Math in the Whole Language Classroom

Giant Story Problems
Student Work Samples

Giant Story Problems are introduced as a whole-class problem solving activity.The story problem is written at the top of chart paper or typed with a large font and glued on the paper. The problem is read aloud and important words and information are highlighted. Student volunteers draw a representation of the problem, making sure that the drawing matches the language of the story problem. When the drawing is complete, students are asked to provide equations that will solve the problem. Finally, a sentence is written that directly answers the question posed in the story problem.

For Kindergartners and First Grade students who are still emerging readers, Giant Story Problems is a great shared-writing activity. For other grades, after a whole group introduction, it moves to small groups working on a smaller scale, then becomes individualized for students working alone on a normal-sized scale.



The story problem at left was done as a whole group shared reading/shared writing activity with a Kindergarten class. Students had been doing equations with their fingers and with linker cubes, so they were familiar with the addition sign. Students were asked to help read the problem by using their knowledge of sight words and letter sounds. I used careful, leading questioning to help children find and highlight the important words, draw a picture that represented the quantities in the problem, and then to write the equation and the sentence that answers the question. The entire process took about 20 minutes. Each picture, number, and word was written by a different student.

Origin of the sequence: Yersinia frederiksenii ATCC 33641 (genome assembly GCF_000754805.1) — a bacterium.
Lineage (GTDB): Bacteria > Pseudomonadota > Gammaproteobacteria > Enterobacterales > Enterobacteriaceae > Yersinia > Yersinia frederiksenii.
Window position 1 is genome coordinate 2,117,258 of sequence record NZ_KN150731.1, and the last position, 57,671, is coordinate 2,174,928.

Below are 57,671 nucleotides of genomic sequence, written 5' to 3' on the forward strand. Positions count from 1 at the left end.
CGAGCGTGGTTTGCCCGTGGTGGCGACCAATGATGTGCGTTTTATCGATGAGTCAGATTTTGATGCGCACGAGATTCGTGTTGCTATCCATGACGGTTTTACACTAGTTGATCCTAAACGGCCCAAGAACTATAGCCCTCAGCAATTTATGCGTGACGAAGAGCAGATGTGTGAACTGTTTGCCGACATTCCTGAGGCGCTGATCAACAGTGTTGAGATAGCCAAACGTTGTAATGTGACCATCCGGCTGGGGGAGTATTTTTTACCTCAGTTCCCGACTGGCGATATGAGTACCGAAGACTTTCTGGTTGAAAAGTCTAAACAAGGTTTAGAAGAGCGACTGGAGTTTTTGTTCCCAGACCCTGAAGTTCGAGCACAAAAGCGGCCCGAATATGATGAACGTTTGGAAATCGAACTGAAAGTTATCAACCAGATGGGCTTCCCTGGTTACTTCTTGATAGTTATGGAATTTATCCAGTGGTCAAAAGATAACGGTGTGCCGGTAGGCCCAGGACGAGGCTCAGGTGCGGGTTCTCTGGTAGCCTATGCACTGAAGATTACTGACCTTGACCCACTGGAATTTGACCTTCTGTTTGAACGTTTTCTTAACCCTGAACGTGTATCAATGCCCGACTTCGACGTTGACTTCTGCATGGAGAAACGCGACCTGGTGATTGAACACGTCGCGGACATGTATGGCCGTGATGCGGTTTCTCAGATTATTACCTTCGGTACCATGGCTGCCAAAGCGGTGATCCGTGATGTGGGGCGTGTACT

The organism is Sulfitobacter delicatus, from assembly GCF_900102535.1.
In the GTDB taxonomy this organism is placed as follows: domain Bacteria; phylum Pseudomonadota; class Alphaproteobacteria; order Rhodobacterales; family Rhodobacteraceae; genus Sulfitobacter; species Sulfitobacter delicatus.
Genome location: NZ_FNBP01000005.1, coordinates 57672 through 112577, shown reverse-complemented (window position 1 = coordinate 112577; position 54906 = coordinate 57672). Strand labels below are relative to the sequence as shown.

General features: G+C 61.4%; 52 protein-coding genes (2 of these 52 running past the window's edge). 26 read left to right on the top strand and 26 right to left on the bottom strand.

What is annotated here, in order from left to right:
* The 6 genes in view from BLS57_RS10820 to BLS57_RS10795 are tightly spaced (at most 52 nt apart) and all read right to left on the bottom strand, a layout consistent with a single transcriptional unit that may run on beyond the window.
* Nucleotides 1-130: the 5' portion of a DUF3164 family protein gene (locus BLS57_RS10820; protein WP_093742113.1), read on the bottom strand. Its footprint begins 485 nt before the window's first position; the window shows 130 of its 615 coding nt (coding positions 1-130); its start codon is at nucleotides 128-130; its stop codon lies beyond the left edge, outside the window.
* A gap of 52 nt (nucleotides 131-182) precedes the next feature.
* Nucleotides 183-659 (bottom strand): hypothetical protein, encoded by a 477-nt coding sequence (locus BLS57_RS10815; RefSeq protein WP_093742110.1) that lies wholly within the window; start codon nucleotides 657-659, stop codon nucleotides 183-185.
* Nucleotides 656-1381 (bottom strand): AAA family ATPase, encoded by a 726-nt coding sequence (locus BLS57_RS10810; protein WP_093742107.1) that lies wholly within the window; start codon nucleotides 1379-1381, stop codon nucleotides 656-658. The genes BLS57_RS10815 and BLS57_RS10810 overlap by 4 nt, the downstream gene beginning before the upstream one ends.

The story problem at right
was solved by 3rd and 4th grade students
in a mixed-age classroom.






This pumpkin story problem was done with a 2nd/3rd grade class that was just beginning to work with multiplication. A second grade student offered the addition problem, and a third grade student noticed that it could also be solved with multiplication.



A 4th/5th grade group collaborated on
this problem dealing with miles. Some discussion
was held before the start of the activity
about ways to represent a mile in a drawing.



Small group work is done on full sheets of white construction paper (12x18), following the same process used with the whole group. In a multiage class, younger students do the drawings, middle students do the equations, and oldest students in the group write the sentences After this collaborative activity, students then go on to their own story problem work, individually or with partners, using regular-sized individual story problems on white copier paper.



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